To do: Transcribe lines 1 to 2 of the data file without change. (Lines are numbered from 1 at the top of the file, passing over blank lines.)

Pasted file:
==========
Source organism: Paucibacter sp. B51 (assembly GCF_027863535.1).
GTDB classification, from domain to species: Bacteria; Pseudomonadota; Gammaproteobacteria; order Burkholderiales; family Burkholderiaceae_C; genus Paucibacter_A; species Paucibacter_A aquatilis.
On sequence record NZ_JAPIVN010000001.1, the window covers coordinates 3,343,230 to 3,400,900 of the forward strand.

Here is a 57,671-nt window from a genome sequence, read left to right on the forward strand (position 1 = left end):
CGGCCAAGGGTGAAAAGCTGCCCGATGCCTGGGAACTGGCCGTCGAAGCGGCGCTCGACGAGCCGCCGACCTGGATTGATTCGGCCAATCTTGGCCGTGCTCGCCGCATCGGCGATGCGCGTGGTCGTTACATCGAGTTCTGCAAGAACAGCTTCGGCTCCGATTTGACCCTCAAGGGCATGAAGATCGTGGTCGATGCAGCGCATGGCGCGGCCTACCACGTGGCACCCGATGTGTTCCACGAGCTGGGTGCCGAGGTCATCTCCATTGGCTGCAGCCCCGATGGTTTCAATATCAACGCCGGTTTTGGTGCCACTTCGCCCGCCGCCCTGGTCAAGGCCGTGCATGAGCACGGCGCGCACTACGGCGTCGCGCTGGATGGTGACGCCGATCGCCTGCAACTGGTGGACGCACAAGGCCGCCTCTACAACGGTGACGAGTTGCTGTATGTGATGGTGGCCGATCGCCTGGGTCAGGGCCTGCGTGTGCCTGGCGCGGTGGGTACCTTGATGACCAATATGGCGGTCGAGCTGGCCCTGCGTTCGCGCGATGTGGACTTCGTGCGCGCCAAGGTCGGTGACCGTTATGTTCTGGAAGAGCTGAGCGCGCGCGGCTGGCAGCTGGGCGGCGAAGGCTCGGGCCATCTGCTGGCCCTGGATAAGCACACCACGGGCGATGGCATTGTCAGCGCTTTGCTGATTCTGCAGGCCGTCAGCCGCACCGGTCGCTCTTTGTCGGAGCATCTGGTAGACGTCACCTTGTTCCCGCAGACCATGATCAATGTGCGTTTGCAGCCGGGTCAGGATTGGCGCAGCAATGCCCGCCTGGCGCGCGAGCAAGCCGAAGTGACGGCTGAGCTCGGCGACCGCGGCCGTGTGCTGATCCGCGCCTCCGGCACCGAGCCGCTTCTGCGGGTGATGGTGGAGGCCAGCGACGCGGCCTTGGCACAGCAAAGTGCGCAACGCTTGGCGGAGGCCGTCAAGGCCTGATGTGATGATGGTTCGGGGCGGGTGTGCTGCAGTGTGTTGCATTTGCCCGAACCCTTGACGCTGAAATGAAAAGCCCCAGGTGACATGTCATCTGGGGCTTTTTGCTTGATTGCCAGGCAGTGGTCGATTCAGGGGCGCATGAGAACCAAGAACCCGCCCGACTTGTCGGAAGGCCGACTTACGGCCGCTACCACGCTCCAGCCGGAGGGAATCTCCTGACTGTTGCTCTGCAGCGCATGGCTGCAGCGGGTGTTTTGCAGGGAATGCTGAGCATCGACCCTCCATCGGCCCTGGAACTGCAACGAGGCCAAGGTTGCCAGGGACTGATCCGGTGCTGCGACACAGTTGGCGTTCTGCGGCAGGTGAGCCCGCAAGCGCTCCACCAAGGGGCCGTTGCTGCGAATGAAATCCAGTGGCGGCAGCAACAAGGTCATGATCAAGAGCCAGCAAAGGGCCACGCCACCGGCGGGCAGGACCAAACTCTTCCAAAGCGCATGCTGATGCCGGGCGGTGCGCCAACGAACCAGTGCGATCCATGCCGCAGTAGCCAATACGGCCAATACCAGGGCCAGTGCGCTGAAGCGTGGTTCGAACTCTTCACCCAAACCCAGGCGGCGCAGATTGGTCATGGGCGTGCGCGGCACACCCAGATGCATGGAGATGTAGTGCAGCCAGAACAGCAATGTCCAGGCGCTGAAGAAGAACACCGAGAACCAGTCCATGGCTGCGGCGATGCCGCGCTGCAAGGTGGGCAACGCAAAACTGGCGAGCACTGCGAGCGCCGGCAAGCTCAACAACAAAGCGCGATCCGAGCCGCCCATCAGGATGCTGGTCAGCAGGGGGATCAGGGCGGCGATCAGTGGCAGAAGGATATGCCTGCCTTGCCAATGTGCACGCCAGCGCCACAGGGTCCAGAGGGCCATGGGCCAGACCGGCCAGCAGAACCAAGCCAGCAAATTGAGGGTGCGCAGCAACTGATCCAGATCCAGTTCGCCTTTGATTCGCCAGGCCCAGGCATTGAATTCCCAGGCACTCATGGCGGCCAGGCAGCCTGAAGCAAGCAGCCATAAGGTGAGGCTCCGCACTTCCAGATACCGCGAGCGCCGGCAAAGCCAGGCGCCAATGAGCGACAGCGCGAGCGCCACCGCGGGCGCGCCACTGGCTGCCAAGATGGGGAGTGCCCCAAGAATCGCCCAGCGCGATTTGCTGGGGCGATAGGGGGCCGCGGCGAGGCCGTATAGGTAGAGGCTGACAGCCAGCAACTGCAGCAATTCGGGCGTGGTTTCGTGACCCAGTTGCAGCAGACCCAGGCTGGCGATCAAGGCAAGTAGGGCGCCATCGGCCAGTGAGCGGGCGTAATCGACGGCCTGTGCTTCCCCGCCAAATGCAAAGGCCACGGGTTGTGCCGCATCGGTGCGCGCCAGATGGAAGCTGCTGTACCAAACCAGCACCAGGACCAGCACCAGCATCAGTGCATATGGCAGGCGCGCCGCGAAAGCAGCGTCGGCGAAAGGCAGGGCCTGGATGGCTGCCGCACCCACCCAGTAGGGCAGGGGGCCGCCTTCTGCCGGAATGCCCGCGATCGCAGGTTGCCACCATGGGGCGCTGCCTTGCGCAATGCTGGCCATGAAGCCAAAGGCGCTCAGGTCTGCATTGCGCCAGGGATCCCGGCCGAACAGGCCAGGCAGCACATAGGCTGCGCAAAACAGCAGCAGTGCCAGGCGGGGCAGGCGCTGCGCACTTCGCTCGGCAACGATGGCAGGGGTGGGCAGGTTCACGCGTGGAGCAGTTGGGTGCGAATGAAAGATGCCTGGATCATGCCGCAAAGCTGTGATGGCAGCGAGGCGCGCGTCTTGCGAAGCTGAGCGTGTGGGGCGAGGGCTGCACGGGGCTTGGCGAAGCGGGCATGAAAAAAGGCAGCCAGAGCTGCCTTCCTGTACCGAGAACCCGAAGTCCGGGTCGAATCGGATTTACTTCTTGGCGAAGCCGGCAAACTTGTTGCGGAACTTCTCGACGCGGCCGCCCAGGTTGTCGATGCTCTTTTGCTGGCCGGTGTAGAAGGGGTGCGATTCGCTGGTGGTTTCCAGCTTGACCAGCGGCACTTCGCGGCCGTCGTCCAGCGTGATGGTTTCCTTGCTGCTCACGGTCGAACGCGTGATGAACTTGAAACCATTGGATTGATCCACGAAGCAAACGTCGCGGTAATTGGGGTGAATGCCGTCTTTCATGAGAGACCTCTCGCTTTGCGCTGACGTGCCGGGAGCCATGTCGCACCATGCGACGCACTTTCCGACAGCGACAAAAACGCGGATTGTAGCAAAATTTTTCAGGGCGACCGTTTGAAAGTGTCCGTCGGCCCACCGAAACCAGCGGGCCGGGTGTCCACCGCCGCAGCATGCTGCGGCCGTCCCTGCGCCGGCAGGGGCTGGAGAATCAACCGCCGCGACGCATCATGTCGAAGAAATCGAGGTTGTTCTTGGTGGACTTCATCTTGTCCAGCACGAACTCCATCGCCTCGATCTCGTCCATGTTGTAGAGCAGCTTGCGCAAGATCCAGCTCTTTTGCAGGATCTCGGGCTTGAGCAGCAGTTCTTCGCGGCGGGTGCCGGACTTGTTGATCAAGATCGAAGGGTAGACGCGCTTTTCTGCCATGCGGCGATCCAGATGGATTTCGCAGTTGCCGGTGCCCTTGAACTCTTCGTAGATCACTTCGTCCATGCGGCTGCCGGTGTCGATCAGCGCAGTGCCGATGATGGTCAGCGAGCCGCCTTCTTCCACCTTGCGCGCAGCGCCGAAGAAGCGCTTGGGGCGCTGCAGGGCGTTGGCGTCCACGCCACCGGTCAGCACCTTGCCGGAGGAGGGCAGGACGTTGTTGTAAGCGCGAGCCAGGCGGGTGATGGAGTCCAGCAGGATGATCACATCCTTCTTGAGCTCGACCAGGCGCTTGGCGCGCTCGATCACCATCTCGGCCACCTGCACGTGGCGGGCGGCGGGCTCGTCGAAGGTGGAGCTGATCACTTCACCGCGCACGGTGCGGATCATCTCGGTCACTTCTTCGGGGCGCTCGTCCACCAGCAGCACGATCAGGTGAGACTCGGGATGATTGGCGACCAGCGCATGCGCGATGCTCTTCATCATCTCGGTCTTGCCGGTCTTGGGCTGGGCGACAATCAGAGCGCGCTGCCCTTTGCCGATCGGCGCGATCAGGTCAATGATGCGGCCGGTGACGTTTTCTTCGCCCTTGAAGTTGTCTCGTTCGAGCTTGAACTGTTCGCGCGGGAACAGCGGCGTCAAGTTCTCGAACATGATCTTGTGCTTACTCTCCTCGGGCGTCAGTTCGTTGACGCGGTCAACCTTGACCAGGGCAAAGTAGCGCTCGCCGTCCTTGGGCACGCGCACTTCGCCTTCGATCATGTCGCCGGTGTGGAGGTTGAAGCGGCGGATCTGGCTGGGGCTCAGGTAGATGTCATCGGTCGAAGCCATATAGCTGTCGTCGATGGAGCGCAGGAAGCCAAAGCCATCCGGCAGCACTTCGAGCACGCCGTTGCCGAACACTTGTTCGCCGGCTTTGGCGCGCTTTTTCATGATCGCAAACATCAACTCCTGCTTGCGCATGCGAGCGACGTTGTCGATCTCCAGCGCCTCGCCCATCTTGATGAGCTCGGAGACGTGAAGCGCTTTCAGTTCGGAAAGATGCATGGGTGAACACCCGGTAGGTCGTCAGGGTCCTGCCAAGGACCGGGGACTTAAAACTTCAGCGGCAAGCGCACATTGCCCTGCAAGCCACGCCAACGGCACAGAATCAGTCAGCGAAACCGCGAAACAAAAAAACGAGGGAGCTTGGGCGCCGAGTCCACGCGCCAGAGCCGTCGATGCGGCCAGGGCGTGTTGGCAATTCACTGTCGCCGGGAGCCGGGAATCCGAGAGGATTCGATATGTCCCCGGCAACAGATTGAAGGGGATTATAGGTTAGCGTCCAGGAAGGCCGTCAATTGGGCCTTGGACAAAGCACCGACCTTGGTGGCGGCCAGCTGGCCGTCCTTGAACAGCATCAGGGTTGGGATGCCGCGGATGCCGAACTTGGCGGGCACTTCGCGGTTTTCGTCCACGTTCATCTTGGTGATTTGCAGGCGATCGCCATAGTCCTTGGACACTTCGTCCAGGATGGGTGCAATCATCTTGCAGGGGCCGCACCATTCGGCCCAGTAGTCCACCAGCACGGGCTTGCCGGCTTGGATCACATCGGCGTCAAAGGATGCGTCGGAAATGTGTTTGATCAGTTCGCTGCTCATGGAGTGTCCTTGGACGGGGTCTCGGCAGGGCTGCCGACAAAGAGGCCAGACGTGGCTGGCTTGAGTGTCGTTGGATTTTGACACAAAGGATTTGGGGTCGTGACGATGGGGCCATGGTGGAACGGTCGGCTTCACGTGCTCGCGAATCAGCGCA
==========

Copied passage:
Source organism: Paucibacter sp. B51 (assembly GCF_027863535.1).
GTDB classification, from domain to species: Bacteria; Pseudomonadota; Gammaproteobacteria; order Burkholderiales; family Burkholderiaceae_C; genus Paucibacter_A; species Paucibacter_A aquatilis.